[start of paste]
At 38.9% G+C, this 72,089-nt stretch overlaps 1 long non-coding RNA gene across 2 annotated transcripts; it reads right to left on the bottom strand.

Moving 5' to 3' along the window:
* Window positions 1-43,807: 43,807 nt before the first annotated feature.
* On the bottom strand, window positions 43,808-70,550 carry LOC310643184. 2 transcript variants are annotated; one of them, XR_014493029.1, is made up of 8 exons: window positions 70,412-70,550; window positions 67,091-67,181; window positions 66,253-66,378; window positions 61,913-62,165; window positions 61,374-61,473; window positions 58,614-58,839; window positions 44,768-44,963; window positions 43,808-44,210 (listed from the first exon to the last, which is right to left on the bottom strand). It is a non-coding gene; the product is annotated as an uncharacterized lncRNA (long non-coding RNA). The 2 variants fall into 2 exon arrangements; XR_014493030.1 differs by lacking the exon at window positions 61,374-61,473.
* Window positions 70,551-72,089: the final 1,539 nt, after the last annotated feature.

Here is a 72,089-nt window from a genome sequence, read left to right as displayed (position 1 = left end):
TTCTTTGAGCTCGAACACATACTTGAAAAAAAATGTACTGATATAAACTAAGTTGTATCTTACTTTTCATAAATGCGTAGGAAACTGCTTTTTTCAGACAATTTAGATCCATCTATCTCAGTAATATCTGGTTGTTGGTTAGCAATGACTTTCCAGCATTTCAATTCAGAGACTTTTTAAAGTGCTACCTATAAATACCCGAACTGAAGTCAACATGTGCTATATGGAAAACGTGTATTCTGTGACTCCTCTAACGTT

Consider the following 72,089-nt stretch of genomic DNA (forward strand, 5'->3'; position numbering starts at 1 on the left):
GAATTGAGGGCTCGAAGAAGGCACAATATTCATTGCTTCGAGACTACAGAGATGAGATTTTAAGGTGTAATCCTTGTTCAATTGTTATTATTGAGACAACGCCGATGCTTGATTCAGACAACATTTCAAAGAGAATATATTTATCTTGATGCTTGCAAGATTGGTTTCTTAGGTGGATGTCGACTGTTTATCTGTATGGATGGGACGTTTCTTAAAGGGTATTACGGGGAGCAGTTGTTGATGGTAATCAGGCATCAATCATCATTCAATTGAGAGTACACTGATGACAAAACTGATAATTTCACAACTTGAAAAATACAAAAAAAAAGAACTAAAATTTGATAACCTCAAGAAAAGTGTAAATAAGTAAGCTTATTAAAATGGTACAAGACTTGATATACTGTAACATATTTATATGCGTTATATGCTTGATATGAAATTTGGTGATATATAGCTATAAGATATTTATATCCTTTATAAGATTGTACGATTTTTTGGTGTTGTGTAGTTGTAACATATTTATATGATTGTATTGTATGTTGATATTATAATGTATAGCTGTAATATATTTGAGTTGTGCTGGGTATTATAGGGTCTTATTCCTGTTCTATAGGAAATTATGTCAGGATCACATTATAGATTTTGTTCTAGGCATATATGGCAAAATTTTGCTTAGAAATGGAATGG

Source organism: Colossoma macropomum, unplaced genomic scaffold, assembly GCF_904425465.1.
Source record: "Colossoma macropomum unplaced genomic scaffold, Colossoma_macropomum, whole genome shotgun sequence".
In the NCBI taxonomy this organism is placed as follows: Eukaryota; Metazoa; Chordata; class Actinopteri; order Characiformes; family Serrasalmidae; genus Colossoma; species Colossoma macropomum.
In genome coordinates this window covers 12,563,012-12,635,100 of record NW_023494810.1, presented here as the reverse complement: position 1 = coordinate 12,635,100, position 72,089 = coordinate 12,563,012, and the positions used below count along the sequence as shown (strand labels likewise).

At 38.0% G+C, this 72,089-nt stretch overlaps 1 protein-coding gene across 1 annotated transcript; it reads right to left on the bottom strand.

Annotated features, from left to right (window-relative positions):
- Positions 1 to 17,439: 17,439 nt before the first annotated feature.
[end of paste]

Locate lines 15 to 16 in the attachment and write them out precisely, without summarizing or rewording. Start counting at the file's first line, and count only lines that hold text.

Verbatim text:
Annotated features, from left to right (window-relative positions):
- Positions 1 to 17,439: 17,439 nt before the first annotated feature.